As for the Muslim scholar, when he looked at the Qur’an, he understood that it was the Perspicuous Book, the All-Wise Qur’an. This truth-loving person neither attached importance to the external adornments, nor busied himself with the ornamented letters. He became preoccupied with something that was a million times higher, more elevated, more subtle, more noble, more beneficial, and more comprehensive than the matters with which the other man had busied himself. For discussing the sacred truths and lights of the mysteries beneath the veil of the decorations, he wrote a truly fine commentary. Then the two of them took their works and presented them to the Illustrious Ruler. The Ruler first took the philosopher’s work. He looked at it and saw that the self-centred and nature-worshipping man had worked very hard, but had written nothing of true wisdom. He had understood nothing of its meaning. Indeed, he had confused it and been disrespectful towards it, and ill-mannered even. For supposing that source of truths, the Qur’an, to be meaningless decoration, he had insulted it as being valueless in regard to meaning. So the Wise Ruler hit him over the head with his work and expelled him from his presence.

Then he looked at the work of the other, the truth-loving, scrupulous scholar, and saw that it was an extremely fine and beneficial commentary, a most wise composition full of guidance. “Congratulations! May God bless you!”, he said. Thus, wisdom is this and they call those who possess it knowledgeable and wise. As for the other man, he was a craftsman who had exceeded his mark. Then in reward for the scholar’s work, he commanded that in return for each letter ten gold pieces should be given him from his inexhaustible treasury.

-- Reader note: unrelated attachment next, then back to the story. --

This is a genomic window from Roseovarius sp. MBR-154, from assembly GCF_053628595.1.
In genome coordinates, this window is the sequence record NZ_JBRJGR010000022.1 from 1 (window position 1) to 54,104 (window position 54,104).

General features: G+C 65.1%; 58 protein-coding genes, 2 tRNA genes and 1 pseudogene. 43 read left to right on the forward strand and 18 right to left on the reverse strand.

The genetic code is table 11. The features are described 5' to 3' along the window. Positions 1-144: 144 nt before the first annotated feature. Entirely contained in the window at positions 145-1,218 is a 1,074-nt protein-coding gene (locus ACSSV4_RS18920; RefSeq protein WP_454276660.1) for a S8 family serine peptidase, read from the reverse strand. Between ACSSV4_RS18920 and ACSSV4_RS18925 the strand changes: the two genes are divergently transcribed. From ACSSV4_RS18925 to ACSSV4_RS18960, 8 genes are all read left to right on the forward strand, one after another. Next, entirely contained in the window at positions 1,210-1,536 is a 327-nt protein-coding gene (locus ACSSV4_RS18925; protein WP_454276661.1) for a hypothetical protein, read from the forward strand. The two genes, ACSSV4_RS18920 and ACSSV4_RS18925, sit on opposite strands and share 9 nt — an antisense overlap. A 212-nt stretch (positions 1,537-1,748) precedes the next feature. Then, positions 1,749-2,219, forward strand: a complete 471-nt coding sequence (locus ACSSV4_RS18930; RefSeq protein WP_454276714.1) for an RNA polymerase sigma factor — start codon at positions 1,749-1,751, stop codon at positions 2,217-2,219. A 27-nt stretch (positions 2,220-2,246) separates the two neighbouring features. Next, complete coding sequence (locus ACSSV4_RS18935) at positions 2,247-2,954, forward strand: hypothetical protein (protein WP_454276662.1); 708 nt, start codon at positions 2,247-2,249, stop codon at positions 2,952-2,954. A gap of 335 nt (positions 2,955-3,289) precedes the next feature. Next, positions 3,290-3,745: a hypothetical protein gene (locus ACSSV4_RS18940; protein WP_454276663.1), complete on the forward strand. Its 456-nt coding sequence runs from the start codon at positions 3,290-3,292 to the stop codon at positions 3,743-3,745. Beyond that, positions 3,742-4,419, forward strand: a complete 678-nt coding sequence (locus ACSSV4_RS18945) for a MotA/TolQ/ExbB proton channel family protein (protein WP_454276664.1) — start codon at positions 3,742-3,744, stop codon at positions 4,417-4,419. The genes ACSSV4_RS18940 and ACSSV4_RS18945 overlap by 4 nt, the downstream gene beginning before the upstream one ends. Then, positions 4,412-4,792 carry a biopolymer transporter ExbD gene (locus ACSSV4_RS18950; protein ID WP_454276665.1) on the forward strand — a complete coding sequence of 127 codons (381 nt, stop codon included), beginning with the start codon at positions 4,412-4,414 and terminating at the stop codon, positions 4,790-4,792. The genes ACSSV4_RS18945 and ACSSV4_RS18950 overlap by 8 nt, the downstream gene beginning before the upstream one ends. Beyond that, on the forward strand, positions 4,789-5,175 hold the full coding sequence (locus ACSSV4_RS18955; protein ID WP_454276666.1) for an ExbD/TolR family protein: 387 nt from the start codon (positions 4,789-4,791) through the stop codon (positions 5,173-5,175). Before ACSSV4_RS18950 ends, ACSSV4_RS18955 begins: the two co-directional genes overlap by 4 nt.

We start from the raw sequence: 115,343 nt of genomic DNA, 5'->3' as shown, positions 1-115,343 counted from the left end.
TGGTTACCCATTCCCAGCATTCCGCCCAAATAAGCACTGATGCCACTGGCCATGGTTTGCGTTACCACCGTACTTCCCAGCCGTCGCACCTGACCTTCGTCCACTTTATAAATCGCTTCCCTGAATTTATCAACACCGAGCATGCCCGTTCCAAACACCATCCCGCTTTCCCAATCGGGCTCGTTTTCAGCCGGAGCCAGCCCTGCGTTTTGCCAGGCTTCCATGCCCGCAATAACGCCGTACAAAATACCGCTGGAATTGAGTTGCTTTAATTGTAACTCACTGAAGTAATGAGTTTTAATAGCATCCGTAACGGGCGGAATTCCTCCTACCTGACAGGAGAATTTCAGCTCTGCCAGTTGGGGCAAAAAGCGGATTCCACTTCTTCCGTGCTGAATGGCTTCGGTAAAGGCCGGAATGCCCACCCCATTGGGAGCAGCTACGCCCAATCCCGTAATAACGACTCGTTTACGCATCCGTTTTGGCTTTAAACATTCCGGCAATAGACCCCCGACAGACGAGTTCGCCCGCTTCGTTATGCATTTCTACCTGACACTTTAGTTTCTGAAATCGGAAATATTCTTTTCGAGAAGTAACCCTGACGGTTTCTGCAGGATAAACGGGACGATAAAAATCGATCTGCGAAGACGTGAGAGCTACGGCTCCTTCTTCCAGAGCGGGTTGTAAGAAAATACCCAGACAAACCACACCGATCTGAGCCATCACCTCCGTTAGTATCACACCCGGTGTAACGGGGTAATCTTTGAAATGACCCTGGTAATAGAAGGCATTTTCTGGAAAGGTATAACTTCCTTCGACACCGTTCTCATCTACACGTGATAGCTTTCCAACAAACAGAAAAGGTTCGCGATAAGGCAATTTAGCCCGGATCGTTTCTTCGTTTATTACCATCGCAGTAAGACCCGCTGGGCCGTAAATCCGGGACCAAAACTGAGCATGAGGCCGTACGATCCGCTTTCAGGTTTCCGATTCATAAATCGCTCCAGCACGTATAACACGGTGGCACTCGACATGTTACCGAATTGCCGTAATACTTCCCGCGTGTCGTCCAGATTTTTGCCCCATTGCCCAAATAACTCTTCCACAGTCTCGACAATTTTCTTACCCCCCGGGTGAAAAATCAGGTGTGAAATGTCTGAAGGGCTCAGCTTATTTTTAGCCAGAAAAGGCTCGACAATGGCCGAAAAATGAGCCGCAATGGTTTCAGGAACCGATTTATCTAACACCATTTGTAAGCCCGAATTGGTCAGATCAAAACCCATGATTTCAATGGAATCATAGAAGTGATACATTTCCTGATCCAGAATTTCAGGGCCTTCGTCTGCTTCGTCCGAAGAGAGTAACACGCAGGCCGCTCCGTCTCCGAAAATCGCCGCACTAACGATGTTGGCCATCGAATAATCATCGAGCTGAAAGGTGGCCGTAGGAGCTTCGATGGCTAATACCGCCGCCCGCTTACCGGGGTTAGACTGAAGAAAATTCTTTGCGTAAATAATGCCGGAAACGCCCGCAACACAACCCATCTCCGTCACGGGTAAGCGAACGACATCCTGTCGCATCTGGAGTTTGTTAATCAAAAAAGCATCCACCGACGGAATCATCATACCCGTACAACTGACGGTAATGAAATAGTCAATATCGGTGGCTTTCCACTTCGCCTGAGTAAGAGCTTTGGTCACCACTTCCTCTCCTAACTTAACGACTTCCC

If you have understood the comparison, now look and see the reality:

The ornamented Qur’an is this artistically fashioned universe, and the Ruler is the Pre-Eternal All-Wise One. As for the two men, one –the European– represents philosophy and its philosophers, and the other, the Qur’an and its students. Yes, the All-Wise Qur’an is a most elevated expounder, a most eloquent translator of the Mighty Qur’an of the Universe. Yes, it is the Criterion which instructs man and the jinn concerning the signs of creation inscribed by the pen of power on the pages of the universe and on the leaves of time. It regards beings, each of which is a meaningful letter, as bearing the meaning of another, that is, it looks at them on account of their Maker. It says, “How beautifully they have been made! How exquisitely they point to their Maker’s beauty!”, thus showing the universe’s true beauty. But the philosophy they call natural philosophy or science has plunged into the decorations of the letters of beings and into their relationships, and has become bewildered; it has confused the way of reality. While the letters of this mighty book should be looked at as bearing the meaning of another, that is, on account of God, they have not done this; they have looked at beings as signifying themselves. That is, they have looked at beings on account of beings, and have discussed them in that way. Instead of saying, “How beautifully they have been made,” they say “How beautiful they are,” and have made them ugly. In doing this they have insulted the universe, and made it complain about them. Indeed, philosophy without religion is a sophistry divorced from reality and an insult to the universe.